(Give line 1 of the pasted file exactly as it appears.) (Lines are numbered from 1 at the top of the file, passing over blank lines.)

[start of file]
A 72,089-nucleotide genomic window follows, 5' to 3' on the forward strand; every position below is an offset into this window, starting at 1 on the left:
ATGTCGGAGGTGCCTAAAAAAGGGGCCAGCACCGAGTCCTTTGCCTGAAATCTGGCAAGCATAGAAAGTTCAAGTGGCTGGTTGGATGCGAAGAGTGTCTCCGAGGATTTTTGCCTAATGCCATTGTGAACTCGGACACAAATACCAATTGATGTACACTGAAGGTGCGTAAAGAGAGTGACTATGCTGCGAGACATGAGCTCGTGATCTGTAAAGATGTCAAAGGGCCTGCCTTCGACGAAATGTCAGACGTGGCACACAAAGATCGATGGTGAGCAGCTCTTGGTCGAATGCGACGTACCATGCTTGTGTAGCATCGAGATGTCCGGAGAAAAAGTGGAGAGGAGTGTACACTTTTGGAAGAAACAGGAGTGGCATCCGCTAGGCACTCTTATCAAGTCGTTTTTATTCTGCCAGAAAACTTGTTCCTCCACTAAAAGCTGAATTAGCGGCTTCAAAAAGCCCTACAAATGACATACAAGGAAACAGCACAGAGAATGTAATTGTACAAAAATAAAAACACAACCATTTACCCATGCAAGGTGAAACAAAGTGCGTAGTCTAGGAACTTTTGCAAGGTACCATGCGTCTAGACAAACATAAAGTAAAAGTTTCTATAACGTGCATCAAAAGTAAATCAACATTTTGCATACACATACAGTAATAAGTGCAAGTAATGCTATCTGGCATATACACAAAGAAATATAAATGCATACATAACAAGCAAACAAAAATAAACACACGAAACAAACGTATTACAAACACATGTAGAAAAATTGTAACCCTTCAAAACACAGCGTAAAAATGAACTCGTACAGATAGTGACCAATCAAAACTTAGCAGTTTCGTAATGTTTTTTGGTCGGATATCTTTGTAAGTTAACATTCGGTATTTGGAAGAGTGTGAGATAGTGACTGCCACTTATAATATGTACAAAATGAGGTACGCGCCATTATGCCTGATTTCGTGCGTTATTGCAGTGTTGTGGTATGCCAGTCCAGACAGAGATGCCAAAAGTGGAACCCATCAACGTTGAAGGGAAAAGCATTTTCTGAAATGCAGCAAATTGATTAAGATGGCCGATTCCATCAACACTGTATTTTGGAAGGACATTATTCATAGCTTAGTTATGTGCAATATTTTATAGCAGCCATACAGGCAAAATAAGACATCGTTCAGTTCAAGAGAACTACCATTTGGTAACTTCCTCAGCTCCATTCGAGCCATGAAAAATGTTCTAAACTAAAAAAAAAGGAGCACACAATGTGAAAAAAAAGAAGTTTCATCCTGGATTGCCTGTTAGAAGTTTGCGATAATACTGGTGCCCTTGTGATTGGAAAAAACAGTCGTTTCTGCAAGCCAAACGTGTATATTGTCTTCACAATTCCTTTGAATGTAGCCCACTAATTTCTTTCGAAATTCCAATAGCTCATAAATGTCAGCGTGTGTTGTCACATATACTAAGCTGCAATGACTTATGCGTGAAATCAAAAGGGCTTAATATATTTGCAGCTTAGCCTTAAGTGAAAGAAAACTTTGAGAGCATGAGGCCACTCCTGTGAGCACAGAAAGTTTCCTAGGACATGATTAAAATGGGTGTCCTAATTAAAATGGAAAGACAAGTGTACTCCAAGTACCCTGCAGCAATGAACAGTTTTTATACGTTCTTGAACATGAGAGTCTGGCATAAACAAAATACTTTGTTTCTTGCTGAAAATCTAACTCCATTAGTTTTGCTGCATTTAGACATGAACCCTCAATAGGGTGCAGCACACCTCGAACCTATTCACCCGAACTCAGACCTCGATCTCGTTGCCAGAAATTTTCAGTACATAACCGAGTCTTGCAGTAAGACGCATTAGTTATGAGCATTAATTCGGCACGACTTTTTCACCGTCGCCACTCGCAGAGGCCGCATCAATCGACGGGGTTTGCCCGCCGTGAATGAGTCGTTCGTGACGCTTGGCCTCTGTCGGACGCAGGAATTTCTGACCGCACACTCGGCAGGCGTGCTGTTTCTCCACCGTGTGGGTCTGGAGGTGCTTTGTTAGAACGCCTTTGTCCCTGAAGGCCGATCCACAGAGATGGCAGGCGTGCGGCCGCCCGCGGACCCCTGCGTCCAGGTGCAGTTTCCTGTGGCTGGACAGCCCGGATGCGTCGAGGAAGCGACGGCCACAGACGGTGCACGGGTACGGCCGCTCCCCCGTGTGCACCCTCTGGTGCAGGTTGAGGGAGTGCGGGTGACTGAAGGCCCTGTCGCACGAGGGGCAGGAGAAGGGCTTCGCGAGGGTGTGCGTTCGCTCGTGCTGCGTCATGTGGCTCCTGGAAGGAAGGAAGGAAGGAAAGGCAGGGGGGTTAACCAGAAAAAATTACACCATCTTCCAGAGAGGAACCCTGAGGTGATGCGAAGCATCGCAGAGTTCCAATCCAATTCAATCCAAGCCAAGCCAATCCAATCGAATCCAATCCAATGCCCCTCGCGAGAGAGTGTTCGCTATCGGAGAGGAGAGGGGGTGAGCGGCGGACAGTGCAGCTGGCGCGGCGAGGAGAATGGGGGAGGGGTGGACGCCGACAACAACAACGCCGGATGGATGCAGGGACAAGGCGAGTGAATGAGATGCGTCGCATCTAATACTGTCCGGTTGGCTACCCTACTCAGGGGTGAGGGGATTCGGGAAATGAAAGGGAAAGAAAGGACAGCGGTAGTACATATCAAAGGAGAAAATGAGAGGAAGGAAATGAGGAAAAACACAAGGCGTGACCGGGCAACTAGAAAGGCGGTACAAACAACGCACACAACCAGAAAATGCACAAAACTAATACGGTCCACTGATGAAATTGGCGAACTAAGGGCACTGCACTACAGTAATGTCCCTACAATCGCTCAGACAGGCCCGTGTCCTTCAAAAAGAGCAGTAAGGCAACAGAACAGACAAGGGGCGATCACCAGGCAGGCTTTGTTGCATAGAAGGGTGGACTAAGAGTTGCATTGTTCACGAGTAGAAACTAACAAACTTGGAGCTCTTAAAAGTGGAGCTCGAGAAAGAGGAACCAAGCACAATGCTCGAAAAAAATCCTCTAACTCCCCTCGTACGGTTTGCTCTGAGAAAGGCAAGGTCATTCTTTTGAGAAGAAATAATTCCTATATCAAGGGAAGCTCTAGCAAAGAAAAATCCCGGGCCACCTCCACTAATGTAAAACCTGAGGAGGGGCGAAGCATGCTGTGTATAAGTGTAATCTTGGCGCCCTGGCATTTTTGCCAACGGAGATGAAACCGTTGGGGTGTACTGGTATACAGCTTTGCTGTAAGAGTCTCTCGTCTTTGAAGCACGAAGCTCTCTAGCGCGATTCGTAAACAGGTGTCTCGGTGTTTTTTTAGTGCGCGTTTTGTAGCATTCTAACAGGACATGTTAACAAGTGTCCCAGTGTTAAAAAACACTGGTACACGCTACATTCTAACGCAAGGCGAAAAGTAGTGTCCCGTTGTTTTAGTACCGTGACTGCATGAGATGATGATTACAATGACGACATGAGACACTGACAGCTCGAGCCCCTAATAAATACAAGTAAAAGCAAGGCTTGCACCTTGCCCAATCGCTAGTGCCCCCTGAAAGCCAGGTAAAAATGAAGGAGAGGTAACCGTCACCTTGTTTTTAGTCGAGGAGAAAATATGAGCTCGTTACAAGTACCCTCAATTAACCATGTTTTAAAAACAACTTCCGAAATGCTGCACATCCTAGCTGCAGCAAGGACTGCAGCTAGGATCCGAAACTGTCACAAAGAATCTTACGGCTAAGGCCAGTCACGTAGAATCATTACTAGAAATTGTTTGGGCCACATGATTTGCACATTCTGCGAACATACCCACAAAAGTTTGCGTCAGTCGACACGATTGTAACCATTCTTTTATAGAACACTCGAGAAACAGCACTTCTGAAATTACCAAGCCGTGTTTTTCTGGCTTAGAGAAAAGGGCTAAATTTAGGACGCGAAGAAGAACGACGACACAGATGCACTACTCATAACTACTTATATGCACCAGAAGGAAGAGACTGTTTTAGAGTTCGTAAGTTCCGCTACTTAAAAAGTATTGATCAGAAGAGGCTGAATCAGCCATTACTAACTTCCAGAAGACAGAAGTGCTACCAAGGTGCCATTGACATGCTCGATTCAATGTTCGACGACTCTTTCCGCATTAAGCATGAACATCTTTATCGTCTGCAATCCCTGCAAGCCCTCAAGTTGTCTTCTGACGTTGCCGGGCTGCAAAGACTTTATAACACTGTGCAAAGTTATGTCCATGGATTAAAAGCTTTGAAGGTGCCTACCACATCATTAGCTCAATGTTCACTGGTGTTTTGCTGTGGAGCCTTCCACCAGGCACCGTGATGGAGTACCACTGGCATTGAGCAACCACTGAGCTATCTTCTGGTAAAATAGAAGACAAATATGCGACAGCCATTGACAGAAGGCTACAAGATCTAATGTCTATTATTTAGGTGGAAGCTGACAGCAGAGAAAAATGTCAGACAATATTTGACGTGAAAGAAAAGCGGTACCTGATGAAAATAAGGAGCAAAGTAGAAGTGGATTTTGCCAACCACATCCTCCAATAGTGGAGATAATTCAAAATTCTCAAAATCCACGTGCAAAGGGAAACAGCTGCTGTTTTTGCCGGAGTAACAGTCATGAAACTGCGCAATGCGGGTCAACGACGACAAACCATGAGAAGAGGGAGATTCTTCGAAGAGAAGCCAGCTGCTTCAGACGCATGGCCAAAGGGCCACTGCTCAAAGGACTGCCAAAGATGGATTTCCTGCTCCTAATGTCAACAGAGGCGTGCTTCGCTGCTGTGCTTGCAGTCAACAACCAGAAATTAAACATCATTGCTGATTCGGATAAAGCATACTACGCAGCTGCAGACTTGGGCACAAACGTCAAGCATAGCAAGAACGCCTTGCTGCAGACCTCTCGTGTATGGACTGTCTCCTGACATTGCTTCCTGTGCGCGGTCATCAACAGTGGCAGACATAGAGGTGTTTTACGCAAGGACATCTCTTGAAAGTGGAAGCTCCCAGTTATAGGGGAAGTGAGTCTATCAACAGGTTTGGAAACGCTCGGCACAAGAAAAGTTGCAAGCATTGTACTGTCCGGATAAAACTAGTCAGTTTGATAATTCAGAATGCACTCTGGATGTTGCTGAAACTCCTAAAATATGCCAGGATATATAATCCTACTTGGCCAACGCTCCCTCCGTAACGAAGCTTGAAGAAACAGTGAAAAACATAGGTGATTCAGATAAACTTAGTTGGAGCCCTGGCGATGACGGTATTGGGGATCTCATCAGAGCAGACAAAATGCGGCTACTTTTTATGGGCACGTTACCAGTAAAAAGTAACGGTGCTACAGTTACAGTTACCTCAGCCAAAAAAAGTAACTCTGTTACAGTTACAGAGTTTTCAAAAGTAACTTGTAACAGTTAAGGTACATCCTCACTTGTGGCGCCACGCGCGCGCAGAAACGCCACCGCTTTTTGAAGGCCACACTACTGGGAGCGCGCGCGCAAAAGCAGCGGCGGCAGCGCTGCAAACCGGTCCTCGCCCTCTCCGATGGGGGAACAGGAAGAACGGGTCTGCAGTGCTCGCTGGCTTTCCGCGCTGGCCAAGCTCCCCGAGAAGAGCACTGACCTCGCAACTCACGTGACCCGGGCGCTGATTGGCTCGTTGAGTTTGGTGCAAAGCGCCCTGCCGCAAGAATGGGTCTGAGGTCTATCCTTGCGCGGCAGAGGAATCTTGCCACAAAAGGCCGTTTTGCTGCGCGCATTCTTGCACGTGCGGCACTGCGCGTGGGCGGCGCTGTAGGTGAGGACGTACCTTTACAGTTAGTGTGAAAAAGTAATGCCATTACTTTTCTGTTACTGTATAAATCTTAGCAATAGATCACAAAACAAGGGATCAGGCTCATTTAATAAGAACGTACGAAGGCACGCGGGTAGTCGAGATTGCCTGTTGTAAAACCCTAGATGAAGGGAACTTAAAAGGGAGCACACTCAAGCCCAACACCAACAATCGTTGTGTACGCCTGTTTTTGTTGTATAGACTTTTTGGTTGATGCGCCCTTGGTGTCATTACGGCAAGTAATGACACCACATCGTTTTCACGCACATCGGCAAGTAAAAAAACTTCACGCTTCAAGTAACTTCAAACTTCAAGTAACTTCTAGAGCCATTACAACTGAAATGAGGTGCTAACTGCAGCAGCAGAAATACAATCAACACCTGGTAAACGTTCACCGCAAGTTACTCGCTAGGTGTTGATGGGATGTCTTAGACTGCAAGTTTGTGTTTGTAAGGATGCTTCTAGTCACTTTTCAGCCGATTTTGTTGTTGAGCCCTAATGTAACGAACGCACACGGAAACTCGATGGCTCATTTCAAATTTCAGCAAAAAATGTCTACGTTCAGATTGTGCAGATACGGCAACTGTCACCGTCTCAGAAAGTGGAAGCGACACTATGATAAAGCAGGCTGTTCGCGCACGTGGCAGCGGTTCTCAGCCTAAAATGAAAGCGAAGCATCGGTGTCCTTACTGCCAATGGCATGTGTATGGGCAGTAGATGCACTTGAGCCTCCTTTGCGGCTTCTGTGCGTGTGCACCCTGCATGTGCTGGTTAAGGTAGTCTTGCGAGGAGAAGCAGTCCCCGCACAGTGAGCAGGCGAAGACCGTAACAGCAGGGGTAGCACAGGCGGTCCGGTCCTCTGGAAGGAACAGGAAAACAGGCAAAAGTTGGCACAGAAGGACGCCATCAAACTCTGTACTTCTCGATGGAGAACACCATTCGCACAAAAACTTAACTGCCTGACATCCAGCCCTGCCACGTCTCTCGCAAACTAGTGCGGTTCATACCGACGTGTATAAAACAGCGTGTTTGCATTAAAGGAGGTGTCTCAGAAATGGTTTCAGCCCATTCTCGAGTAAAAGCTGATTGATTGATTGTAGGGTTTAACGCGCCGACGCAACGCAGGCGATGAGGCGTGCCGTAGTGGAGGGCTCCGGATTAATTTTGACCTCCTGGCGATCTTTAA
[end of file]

A 72,089-nucleotide genomic window follows, 5' to 3' on the forward strand; every position below is an offset into this window, starting at 1 on the left: